#### Archived

This topic is now archived and is closed to further replies.

# HELP! Matrix/Array Problems

This topic is 6068 days old which is more than the 365 day threshold we allow for new replies. Please post a new topic.

## Recommended Posts

Hey, I load information from a file, the format looks like this.
  NumberOfPairs PairPart1 PairPart2 PairPart1 PairPart2 PairPart1 PairPart2 PairPart1 PairPart2 PairPart1 PairPart2 . . . 
What I need to do is to create a matrix like so.
  float Data[NumberOfPairs][2]; 
But I find this very hard to do. I have tried to do this using dynamic memory allocation (ie: float *x=new float[3]), but I can''t figure out how to do this with a matrix, only an array. Any help is greatly appreciated. Alex Broadwin A-Tronic Software & Design ----- "if you fail in life, you were destined to fail. If you suceed in life, call me." "The answer is out there." "Please help, I''m using Windows!"

##### Share on other sites
This is one of the cheats you can use with dynamic allocation when the non-first indices are constant:
  float *(Data[2]);Data = new Data[Number][2];

I''ve never had to do this, but as far as I know it should work. Otherwise, for clarity, do this:
  struct Pair { float A, B;};Pair *Data;Data = new Pair[Number];

[Resist Windows XP''s Invasive Production Activation Technology!]

##### Share on other sites
Thank you SOOO much! I''ll have to do the first one, since it MUST be a matrix of floats in the format of a matrix of floats. The function I pass it to requires it, it''s for opengl vertex arrays. Thank you again!

A-Tronic Software & Design
-----
"if you fail in life, you were destined to fail. If you suceed in life, call me."

##### Share on other sites
#include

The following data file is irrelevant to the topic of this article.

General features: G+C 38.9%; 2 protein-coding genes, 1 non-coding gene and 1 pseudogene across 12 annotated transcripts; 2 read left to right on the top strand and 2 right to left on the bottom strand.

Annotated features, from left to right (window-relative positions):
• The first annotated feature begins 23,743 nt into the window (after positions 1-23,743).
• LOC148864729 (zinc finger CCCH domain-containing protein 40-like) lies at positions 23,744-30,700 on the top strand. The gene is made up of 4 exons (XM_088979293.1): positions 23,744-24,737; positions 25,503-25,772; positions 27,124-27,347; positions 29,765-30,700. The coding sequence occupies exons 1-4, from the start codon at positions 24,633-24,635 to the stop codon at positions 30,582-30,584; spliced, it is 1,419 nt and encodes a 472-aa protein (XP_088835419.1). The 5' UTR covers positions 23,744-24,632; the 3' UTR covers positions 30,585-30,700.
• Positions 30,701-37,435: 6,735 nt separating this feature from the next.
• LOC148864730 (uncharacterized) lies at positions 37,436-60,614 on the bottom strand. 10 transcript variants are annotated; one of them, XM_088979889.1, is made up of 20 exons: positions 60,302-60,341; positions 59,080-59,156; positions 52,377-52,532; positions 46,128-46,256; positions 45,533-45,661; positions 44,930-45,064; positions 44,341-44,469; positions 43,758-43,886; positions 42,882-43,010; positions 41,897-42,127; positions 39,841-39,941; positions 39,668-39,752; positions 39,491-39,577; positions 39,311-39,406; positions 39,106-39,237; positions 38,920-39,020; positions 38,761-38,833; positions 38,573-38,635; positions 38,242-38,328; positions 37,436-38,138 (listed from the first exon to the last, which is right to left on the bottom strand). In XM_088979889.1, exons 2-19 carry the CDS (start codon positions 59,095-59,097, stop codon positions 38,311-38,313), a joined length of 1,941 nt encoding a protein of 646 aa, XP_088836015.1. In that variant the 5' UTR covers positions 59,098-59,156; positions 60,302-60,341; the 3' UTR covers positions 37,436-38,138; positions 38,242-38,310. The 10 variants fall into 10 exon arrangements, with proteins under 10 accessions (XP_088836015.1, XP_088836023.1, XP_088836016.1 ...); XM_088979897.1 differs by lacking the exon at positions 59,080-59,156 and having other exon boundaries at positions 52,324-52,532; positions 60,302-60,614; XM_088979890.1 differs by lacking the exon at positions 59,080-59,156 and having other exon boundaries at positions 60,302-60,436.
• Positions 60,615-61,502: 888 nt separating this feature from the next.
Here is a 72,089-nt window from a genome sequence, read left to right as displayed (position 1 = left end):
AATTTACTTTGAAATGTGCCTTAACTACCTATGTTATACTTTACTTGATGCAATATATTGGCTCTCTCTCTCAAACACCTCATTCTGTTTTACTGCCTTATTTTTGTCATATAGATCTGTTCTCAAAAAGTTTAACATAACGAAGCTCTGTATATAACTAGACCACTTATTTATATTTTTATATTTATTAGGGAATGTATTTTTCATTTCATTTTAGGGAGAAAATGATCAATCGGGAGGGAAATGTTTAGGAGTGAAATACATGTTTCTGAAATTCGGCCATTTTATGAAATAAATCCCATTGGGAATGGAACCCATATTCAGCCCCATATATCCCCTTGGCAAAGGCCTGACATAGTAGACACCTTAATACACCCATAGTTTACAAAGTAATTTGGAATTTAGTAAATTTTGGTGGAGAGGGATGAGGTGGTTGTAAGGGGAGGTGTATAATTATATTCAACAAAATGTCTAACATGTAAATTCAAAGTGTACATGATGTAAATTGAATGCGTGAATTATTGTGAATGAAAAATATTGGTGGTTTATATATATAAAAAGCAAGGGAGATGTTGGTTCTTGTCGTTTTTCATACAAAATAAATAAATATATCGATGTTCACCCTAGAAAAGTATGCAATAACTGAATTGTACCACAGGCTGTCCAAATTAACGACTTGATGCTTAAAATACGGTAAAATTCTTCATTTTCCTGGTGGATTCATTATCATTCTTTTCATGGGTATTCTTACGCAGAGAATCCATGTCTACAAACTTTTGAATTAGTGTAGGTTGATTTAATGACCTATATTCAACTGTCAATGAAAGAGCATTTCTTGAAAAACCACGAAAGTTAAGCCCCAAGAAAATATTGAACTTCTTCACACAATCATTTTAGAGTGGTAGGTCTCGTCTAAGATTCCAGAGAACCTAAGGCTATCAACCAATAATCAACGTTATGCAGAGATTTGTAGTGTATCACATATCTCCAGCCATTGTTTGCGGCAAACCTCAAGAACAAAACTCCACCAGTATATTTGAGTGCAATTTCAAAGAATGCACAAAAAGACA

int main()
{
int (*x)[3]=new int[2][3];

x[0][0]=1;x[0][1]=2;x[0][2]=3;
x[1][0]=4;x[1][1]=5;x[1][2]=6;
printf("\n%d %d %d", x[0][0], x[0][1], x[0][2]);
printf("\n%d %d %d", x[1][0], x[1][1], x[1][2]);

system("PAUSE");
return 0;
}

##### Share on other sites
Null And Void,
Problem. I get the error "no an lvalue" when I try to compile. It thinks that your code:
  float *(Data[2]);Data = new Data[Number][2];

should be this:
  float *(Data[2]);Data[0] = new Data[Number][2];

or something of the like. By the way did you mean Data=new float[number][2]? Anyway, any ideas?

A-Tronic Software & Design
-----
"if you fail in life, you were destined to fail. If you suceed in life, call me."

##### Share on other sites
  #include #include //void call(float f[][2]){}//void main(void){ int x = rand()&0xff; call(new float [x][2]); float (*m)[2] = new float [x][2];}

##### Share on other sites
quote:
Original post by ATronic
By the way did you mean Data=new float[number][2]?

Yes, I did. I think it goes like this though, to correct myself:
  float (*Data)[2];Data = new float[Number][2];

It is kind of unintelligible, I know, that's why I had to look it up .

[Resist Windows XP's Invasive Production Activation Technology!]

Edited by - Null and Void on November 9, 2001 8:10:57 PM

• 18
• 11
• 16
• 9
• 50
• ### Forum Statistics

• Total Topics
631396
• Total Posts
2999783
×